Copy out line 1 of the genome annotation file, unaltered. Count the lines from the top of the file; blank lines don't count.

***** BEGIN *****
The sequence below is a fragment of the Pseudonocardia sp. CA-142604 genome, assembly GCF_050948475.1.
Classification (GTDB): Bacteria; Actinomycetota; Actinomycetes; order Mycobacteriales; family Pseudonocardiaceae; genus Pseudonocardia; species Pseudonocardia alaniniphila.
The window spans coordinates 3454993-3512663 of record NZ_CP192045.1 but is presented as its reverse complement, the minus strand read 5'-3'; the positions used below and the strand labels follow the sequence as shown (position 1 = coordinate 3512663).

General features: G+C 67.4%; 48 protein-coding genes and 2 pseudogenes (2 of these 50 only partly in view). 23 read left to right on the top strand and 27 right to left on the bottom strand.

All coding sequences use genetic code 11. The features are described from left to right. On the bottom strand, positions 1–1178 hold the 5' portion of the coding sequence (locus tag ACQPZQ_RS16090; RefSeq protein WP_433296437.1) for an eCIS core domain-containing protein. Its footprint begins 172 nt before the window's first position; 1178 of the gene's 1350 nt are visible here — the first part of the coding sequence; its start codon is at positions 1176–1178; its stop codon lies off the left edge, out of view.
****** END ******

The sequence below is a fragment of the Pseudonocardia sp. CA-142604 genome, assembly GCF_050948475.1.